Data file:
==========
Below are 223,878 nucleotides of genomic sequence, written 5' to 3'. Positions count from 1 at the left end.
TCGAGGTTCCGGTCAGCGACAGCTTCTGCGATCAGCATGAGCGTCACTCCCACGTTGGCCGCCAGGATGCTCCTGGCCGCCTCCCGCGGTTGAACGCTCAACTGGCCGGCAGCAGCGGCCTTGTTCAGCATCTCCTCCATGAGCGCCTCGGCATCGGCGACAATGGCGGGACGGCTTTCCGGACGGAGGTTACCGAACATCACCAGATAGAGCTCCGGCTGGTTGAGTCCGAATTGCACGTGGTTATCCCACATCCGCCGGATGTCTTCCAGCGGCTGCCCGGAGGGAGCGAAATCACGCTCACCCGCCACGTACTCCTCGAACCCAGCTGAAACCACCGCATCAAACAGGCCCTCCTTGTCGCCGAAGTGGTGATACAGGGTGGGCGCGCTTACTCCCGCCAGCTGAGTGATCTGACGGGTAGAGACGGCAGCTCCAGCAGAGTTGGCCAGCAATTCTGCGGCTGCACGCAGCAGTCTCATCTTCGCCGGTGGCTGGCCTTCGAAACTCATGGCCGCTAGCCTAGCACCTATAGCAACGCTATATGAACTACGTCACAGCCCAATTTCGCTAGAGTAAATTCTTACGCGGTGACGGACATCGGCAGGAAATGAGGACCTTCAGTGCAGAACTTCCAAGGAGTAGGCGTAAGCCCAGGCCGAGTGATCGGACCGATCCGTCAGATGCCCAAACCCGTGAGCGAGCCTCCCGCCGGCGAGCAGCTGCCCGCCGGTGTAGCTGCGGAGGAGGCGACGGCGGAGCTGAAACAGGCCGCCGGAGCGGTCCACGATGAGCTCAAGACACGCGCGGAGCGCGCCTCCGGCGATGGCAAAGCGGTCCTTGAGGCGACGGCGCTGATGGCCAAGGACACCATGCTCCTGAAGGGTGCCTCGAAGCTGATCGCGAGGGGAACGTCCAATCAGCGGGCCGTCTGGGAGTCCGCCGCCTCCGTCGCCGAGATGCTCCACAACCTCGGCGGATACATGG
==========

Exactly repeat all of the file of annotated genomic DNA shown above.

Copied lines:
Below are 223,878 nucleotides of genomic sequence, written 5' to 3'. Positions count from 1 at the left end.
TCGAGGTTCCGGTCAGCGACAGCTTCTGCGATCAGCATGAGCGTCACTCCCACGTTGGCCGCCAGGATGCTCCTGGCCGCCTCCCGCGGTTGAACGCTCAACTGGCCGGCAGCAGCGGCCTTGTTCAGCATCTCCTCCATGAGCGCCTCGGCATCGGCGACAATGGCGGGACGGCTTTCCGGACGGAGGTTACCGAACATCACCAGATAGAGCTCCGGCTGGTTGAGTCCGAATTGCACGTGGTTATCCCACATCCGCCGGATGTCTTCCAGCGGCTGCCCGGAGGGAGCGAAATCACGCTCACCCGCCACGTACTCCTCGAACCCAGCTGAAACCACCGCATCAAACAGGCCCTCCTTGTCGCCGAAGTGGTGATACAGGGTGGGCGCGCTTACTCCCGCCAGCTGAGTGATCTGACGGGTAGAGACGGCAGCTCCAGCAGAGTTGGCCAGCAATTCTGCGGCTGCACGCAGCAGTCTCATCTTCGCCGGTGGCTGGCCTTCGAAACTCATGGCCGCTAGCCTAGCACCTATAGCAACGCTATATGAACTACGTCACAGCCCAATTTCGCTAGAGTAAATTCTTACGCGGTGACGGACATCGGCAGGAAATGAGGACCTTCAGTGCAGAACTTCCAAGGAGTAGGCGTAAGCCCAGGCCGAGTGATCGGACCGATCCGTCAGATGCCCAAACCCGTGAGCGAGCCTCCCGCCGGCGAGCAGCTGCCCGCCGGTGTAGCTGCGGAGGAGGCGACGGCGGAGCTGAAACAGGCCGCCGGAGCGGTCCACGATGAGCTCAAGACACGCGCGGAGCGCGCCTCCGGCGATGGCAAAGCGGTCCTTGAGGCGACGGCGCTGATGGCCAAGGACACCATGCTCCTGAAGGGTGCCTCGAAGCTGATCGCGAGGGGAACGTCCAATCAGCGGGCCGTCTGGGAGTCCGCCGCCTCCGTCGCCGAGATGCTCCACAACCTCGGCGGATACATGG